According to recent findings in the 2018 Fundraising Effectiveness Project, The Agitator points out that “The warning signs are there – decreasing numbers of new donors and decreasing reactivation rates of lapsed donors.”
We are apparently doing a better job with donor retention, but not acquiring new ones or bringing lapsed ones back into the fold.
There are several steps that I recommend based on this data:
1 – It is imperative that we begin to invest in donor acquisition efforts by building donor acquisition programs into our development programs. Develop an actual plan with goals attached. How many new donors will you recruit? How will you recruit them? How much will it cost to recruit them?
2 – Finding new donors by profiling your current donors. Find out who they are. Survey them. Determine their demographics, their likes, their interest areas, etc.
3 – Identify and meet with your current top donors to better understand them and to determine what drives their motivation to be part of your cause.
4 – Launch an “Introduce a Friend” campaign where you ask current donors to recommend a friend to the organization.
5 – Ask your current donors when meeting with them, “Who else should we be speaking to who MAY have an interest in our organization?” And, have them make an introduction.
6 – Then, look at the second concerning category above – lapsed donors or those who have given to you in the past but are no longer. I define past as haven’t given in eighteen to twenty-four months. We all have a file of lapsed donors. Attempt to recruit them back using highly personalized messaging. If they are top donors then meet with them personally to determine how and why they lapsed. If they are lower level donors then send them more personalized messaging.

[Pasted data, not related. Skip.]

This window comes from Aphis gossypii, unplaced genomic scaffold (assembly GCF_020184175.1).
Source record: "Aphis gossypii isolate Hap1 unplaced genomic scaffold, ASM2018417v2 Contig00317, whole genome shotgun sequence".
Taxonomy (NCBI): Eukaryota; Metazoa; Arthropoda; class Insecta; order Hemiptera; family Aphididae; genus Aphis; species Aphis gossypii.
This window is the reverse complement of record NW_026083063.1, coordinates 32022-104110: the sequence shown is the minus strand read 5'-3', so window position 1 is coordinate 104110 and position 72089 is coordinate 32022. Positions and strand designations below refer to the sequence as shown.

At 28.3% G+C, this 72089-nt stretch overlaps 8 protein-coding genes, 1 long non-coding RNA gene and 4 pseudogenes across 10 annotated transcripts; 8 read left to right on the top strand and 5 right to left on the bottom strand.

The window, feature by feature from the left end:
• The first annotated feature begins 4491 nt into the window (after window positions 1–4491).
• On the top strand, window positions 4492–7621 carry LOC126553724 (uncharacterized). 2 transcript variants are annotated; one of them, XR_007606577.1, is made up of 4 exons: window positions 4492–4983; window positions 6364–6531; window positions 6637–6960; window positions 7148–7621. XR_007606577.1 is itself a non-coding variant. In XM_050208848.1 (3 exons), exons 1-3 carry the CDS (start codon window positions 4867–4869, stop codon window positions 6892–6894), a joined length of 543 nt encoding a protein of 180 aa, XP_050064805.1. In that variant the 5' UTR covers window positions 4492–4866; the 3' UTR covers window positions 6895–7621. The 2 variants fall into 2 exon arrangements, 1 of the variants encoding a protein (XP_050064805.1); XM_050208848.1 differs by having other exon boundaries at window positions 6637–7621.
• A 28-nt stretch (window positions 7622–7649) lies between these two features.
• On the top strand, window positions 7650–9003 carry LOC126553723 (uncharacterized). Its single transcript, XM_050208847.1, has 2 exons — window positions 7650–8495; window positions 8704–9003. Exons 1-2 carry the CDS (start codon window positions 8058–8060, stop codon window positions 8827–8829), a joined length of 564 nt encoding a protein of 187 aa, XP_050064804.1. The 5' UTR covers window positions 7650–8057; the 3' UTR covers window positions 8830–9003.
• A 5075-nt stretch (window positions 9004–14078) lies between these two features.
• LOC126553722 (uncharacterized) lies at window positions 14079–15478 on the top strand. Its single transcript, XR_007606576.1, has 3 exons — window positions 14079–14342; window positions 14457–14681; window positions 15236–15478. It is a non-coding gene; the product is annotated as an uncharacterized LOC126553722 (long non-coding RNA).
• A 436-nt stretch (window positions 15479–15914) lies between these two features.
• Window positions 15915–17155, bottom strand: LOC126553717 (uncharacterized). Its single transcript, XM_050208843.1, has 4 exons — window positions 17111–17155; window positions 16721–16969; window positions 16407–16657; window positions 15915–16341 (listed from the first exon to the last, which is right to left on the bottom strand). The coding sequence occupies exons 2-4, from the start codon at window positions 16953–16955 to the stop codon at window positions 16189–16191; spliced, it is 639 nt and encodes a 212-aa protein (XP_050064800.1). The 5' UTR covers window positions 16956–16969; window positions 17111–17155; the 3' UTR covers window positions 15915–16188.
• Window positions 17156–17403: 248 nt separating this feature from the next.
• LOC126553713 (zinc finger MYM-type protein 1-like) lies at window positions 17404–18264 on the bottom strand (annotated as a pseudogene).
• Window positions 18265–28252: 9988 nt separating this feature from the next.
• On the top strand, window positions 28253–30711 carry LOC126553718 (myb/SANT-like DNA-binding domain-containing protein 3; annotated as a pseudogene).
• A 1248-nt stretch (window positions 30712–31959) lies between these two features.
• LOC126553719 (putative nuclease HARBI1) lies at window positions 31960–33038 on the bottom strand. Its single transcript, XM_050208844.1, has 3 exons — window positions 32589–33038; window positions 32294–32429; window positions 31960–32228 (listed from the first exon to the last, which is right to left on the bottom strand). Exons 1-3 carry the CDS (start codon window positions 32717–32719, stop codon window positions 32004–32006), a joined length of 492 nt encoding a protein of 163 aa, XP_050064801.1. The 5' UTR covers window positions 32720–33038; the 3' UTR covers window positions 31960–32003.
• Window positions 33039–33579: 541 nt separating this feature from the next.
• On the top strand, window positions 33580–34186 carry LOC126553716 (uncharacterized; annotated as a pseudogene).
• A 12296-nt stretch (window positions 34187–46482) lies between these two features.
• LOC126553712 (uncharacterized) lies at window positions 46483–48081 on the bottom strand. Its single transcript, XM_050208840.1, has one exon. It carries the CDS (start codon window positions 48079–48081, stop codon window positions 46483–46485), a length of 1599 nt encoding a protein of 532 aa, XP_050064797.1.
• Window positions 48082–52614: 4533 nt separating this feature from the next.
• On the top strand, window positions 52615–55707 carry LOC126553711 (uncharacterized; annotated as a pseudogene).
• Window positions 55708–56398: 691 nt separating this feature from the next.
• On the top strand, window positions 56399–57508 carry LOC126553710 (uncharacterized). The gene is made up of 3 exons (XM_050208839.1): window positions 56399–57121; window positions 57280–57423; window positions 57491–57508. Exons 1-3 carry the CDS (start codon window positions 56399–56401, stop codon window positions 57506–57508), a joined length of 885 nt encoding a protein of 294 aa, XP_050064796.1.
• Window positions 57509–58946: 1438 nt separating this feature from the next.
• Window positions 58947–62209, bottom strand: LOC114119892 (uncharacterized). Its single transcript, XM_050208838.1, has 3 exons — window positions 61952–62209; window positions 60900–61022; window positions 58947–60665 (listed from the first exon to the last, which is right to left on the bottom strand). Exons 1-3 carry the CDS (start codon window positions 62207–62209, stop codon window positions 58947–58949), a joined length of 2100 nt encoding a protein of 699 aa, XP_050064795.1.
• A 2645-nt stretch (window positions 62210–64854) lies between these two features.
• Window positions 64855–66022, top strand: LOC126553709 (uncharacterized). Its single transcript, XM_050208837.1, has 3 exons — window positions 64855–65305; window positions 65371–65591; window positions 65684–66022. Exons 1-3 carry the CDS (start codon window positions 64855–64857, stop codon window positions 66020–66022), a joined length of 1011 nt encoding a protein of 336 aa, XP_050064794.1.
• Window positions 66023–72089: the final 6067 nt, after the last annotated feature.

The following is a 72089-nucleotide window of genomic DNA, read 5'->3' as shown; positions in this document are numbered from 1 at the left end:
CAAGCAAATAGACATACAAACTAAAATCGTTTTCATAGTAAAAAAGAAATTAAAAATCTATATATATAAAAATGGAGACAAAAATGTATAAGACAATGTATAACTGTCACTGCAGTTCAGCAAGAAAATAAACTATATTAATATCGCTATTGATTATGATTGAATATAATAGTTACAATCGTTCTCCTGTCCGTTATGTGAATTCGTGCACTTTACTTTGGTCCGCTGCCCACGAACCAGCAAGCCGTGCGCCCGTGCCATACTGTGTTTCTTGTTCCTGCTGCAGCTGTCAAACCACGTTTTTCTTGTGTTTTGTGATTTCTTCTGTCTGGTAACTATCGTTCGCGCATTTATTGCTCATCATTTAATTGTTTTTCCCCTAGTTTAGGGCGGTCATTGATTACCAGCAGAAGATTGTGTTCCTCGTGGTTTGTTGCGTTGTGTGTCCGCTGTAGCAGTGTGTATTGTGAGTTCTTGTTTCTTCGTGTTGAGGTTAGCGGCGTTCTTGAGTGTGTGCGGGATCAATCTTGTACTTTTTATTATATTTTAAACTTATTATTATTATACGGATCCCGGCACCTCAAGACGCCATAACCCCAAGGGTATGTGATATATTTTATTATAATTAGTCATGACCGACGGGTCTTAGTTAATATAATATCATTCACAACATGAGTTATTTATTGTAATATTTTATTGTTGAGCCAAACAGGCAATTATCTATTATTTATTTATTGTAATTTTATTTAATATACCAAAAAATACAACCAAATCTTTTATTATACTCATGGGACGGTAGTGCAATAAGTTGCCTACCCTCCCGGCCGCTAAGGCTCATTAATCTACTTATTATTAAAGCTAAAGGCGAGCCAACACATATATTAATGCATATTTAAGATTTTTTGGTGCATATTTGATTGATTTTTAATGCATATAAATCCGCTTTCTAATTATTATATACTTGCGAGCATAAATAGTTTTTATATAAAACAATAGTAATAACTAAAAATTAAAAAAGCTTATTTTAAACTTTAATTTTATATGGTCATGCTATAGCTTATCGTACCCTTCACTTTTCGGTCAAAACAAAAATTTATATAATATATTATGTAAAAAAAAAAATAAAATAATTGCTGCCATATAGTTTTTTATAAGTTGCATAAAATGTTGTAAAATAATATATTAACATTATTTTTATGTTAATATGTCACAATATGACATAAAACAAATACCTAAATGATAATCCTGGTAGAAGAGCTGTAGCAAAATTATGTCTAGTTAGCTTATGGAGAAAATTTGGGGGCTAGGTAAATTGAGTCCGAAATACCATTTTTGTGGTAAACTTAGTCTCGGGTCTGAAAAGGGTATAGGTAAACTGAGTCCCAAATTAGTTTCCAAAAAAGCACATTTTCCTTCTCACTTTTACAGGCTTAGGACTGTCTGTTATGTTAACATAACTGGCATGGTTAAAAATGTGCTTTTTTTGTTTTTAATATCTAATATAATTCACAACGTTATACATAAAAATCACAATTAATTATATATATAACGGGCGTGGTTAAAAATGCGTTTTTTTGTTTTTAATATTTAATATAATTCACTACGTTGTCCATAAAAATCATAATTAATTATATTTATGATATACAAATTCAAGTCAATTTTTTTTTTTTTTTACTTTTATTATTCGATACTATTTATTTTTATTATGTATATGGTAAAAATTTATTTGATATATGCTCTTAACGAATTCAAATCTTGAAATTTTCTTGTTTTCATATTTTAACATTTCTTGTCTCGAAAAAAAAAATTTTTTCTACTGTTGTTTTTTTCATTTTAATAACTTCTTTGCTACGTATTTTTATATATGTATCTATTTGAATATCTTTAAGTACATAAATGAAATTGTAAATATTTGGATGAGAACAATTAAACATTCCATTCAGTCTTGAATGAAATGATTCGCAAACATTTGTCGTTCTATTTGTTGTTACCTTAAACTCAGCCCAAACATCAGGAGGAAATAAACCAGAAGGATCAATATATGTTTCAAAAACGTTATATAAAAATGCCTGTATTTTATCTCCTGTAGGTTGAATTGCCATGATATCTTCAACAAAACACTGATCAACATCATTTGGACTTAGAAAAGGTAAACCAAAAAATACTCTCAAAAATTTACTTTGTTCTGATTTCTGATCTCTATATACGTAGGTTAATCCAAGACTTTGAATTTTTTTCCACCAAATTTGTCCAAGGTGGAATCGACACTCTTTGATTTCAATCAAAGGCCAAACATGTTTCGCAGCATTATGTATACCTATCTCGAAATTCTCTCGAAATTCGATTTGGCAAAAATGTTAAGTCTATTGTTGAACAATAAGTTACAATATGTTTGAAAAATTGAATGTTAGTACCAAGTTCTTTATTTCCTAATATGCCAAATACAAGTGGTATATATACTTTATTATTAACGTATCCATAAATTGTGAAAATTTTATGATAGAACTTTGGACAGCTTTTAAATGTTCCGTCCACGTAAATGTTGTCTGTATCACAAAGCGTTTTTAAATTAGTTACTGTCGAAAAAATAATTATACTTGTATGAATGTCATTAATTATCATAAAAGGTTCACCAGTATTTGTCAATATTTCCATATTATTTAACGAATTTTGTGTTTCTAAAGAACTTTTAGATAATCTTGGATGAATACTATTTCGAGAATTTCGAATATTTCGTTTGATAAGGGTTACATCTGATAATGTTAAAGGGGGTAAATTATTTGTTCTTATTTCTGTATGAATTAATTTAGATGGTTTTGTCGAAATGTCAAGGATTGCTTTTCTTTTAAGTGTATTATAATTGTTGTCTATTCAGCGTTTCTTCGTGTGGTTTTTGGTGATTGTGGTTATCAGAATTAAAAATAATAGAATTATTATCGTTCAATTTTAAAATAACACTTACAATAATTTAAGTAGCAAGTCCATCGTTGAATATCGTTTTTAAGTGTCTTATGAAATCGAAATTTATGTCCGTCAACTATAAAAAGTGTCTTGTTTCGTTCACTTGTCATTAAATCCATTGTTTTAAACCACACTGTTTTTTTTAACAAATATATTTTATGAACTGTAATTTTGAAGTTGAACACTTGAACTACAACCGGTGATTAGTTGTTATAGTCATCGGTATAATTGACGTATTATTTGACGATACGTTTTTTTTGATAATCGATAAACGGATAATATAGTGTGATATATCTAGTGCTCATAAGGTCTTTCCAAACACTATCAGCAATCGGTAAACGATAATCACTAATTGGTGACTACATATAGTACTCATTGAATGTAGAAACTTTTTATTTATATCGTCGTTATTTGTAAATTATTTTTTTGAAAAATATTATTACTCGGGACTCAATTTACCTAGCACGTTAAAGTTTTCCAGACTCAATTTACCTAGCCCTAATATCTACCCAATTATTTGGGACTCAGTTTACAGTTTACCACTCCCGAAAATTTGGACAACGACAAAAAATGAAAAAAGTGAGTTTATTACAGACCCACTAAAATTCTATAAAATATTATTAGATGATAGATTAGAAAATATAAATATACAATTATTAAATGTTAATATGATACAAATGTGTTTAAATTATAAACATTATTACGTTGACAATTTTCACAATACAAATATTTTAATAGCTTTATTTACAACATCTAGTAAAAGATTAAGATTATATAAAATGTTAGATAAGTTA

7 – Turn to those on your file who have never given before. Pull them out and see if you can get some Board members, volunteers, or staff to rate the list both interest and capacity. If there is no interest, you can segment these folks out. For those that have interest, determine their capacity. Top-level prospects will require more in-person qualification and cultivation. Lower level donors will receive more direct mail communications based on their known interest areas. Do this segmentation and personalization.
8 – From there, start to look externally at who is philanthropic in your community, specifically philanthropic to similar interest areas. Consider list exchanges with those organizations.
9 – Consider using new online and social media channels to begin to build a prospective interest base. Add a pop-up on your website to capture email addresses, but give something of value. Social media advertising is another avenue. Once you acquire these donors, use the same channels from which they originated to continue to cultivate the relationship by providing material of value. Don’t ask right away, but cultivate just as you would in-person.
10 – Use your profile donor base demographics and then consider buying data from external sources, such as list brokers, to do a traditional acquisition campaign. Today, sophisticated matching can be done based on your donor profile and demographics to make this method a bit more cost-effective than it was traditionally.
What The Agitator found was that those who focused on gift upgrades, retention, and lapsed donor prevention faired much better. They note that if you want to be ahead of the curve, you need to keep your development program focused on these objectives.
I have always argued that if you are not focused on donor acquisition, just by natural attrition alone (i.e., death, bad addresses, etc.) your development program will die a quiet death. Now, this important research and report are proving that.
We have invested a ton in donor retention as that number has been the critical one. Over the past several years, we have pushed the mantra, “It costs more to acquire a new donor than it does to retain one.” Have we focused too much on one key metric to the detriment of another? Donor acquisition, while costly, has and will always remain an important component of a development program.
We shouldn’t single one out over the other as we need holistic development programs focused on all aspects of the donor pyramid to build a healthy and sustainable development program.